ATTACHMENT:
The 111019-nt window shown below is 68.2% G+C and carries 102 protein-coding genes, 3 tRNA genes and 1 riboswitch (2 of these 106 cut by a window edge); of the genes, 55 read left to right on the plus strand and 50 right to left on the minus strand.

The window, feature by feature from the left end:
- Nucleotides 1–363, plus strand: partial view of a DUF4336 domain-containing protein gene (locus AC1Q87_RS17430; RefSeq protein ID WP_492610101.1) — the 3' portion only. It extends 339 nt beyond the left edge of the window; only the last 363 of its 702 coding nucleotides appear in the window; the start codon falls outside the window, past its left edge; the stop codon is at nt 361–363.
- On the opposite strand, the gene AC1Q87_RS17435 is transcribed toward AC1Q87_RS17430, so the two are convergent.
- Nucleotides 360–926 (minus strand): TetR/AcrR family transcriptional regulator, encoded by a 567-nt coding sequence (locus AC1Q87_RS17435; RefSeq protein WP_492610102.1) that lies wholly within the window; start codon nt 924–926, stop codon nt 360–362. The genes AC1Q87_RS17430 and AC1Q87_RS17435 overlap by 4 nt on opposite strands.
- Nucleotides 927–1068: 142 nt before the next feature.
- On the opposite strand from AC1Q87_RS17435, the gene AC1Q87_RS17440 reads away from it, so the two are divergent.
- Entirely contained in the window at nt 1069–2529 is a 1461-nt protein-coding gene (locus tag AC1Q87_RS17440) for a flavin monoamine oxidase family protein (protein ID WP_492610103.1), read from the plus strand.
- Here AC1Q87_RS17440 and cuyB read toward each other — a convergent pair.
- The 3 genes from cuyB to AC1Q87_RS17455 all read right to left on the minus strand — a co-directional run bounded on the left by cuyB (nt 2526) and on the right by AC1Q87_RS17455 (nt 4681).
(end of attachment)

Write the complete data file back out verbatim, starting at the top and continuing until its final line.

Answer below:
The 111019-nt window shown below is 68.2% G+C and carries 102 protein-coding genes, 3 tRNA genes and 1 riboswitch (2 of these 106 cut by a window edge); of the genes, 55 read left to right on the plus strand and 50 right to left on the minus strand.

The window, feature by feature from the left end:
- Nucleotides 1–363, plus strand: partial view of a DUF4336 domain-containing protein gene (locus AC1Q87_RS17430; RefSeq protein ID WP_492610101.1) — the 3' portion only. It extends 339 nt beyond the left edge of the window; only the last 363 of its 702 coding nucleotides appear in the window; the start codon falls outside the window, past its left edge; the stop codon is at nt 361–363.
- On the opposite strand, the gene AC1Q87_RS17435 is transcribed toward AC1Q87_RS17430, so the two are convergent.
- Nucleotides 360–926 (minus strand): TetR/AcrR family transcriptional regulator, encoded by a 567-nt coding sequence (locus AC1Q87_RS17435; RefSeq protein WP_492610102.1) that lies wholly within the window; start codon nt 924–926, stop codon nt 360–362. The genes AC1Q87_RS17430 and AC1Q87_RS17435 overlap by 4 nt on opposite strands.
- Nucleotides 927–1068: 142 nt before the next feature.
- On the opposite strand from AC1Q87_RS17435, the gene AC1Q87_RS17440 reads away from it, so the two are divergent.
- Entirely contained in the window at nt 1069–2529 is a 1461-nt protein-coding gene (locus tag AC1Q87_RS17440) for a flavin monoamine oxidase family protein (protein ID WP_492610103.1), read from the plus strand.
- Here AC1Q87_RS17440 and cuyB read toward each other — a convergent pair.
- The 3 genes from cuyB to AC1Q87_RS17455 all read right to left on the minus strand — a co-directional run bounded on the left by cuyB (nt 2526) and on the right by AC1Q87_RS17455 (nt 4681).